Lina Attalah, chief editor of Egypt Independent, said President Mohamed Morsi’s government seeks only to hold power and Egyptians are dreading the possibility of a return to pre-revolutionary times. “The current regime’s aspirations are limited to keeping the power that they have reaped through the electoral process as much as possible.” She said there is no conversation between the government and stakeholders, and that the troubled state of the country “gives us a sense of lack of strategy from the current regime to basically find durable political and economic solutions to the country.”
Ms. Attalah said Egyptians remain wary of the $4.8 billion loan from the International Monetary Fund (IMF) currently being negotiated by the government. “People’s perception of the IMF loan is that this is the loan that will lead to very critical austerity measures that are unprecedented even in pre-revolutionary times, that will lead to very aggressive taxation, for which the poor will have to pay most of the price,” she said, adding, “And it will also mean the removal of critical subsidies on very critical commodities.”
She said there is wide recognition that the economic problems need to be solved, but “if you are building a whole platform of economic reform solely based on trying to bridge this budget deficit, I am afraid this is not going to solve the problem.”
Ms. Attalah also discussed the current media landscape, including Bassam Youssef’s arrest and what it means for freedom of the press, and her relatively new newspaper owned by businessmen but run by journalists keen on identifying themselves as “young.”
“Young not in the sense of “young and foolish,” or “young and innocent,” and not all that cynical. But young in the sense that we are ready to always challenge already established conceptions of everything around us. And this is the possibility that is not there amongst the elderly, who, unfortunately, rely so much on what they already know, and are less interested in exploring new possibilities. I think this is where our forté lies.”
The interview was conducted by Nur Laiq, Senior Policy Analyst at the International Peace Institute.
Listen to interview (or download mp3):
Nur Laiq: This is an IPI interview with Lina Attalah, the chief editor of Egypt Independent, on the situation in Egypt today. Before she joined Egypt Independent, Lina worked for Reuters, Cairo Times, The Daily Star, and The Christian Science Monitor. And before that, she worked as a radio producer and campaign coordinator with the BBC World Service Trust in Darfur, Sudan.
Egypt is going through a rocky period right now, with instability and turmoil both in the political and economic spheres. The government cannot govern; the opposition doesn’t seem to oppose; and the gap between the people and the state is growing wider.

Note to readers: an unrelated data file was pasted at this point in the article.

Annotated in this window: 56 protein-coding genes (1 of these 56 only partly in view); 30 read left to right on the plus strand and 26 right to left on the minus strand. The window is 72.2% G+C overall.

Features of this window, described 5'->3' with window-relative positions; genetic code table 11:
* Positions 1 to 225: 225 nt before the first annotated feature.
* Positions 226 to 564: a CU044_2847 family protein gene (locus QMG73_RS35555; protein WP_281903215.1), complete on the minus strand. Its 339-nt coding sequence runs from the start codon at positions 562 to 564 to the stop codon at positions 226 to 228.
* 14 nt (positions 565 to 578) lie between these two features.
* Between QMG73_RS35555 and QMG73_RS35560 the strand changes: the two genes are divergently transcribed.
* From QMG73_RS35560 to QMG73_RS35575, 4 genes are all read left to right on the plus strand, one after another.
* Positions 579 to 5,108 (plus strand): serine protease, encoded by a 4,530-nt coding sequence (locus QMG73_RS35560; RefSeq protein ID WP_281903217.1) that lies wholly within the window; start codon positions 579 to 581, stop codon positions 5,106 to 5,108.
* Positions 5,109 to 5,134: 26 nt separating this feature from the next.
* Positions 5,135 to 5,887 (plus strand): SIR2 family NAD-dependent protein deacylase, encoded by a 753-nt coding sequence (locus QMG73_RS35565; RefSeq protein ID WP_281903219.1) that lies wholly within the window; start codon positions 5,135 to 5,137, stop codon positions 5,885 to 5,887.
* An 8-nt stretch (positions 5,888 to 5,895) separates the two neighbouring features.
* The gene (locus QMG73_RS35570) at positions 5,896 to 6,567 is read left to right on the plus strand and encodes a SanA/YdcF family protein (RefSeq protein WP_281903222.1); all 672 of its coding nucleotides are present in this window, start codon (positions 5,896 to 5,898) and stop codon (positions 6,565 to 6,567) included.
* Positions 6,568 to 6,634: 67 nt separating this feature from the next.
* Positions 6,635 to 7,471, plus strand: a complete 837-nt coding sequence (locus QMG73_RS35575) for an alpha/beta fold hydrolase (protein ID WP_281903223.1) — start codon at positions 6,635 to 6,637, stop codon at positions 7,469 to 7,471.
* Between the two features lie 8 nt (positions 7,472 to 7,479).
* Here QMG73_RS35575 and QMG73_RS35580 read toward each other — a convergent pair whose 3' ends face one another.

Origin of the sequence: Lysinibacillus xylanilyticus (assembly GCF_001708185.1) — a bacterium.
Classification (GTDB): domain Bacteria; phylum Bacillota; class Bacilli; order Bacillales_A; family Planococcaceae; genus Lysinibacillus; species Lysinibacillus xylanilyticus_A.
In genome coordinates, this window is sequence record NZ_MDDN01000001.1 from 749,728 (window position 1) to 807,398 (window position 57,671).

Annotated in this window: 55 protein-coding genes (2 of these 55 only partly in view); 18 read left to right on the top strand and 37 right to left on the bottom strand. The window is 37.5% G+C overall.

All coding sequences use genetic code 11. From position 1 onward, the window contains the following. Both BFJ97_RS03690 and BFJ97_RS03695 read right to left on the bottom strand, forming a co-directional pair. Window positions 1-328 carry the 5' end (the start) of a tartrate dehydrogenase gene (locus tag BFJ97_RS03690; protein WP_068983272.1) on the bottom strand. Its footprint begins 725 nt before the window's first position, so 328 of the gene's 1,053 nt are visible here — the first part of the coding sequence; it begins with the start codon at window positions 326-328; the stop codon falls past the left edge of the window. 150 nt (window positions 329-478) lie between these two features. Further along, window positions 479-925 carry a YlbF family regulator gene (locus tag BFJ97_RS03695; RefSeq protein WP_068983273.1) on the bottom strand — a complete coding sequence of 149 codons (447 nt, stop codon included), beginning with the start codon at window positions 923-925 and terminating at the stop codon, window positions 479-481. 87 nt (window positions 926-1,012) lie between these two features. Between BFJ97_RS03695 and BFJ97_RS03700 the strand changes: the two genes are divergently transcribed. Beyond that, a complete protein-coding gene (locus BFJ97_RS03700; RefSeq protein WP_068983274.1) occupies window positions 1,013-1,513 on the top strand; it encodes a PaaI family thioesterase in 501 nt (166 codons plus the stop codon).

As a journalist, you have access to all sides. To start off with the political situations right now: the unfortunate sectarian tragedy last week left 7 people dead and has been read as a microcosm of the chaos permeating the Egyptian political scene. Can you comment on the wide implications of that, and what’s happening in the transition in terms of the politics of the government, the opposition, and the street?
Lina Attalah: The sectarian violence that happened again last week falls into a wider context of sectarian clashes that have been common in Egypt for decades, but that have also intensified in the last decade, and particularly in the last few years.
The sectarian tensions reflect deep societal problems pertaining to people—sentiments towards people’s differences, and so on—but they also give a face to how efficient or inefficient the political management of the crisis is.
In the past, the political management of the crisis by the former regime of President Hosni Mubarak has been completely failing at finding durable solutions to the problem of sectarian violence, and this was reflected at the discursive levels. So for example, the regime would not admit that there is a societal problem, it would always externalize the problem by saying that these are outside forces who are basically trying to destabilize the country by engaging in these acts of violence, on a judicial level by not bringing anyone to justice, any of the perpetrators of these attacks to justice.
And now what’s going on in Egypt, post revolution, first, relatively free and fair elections of a president after the revolution, we see a reproduction of these tactics and these policies. So, what happened after this incident of sectarian violence: we found a regime-engineered discourse basically blaming Christians for the violence, although the violence was not perpetrated originally by Christians, and at the same time, also sweeping the problem under the rug and not trying to hold those responsible for the violence accountable.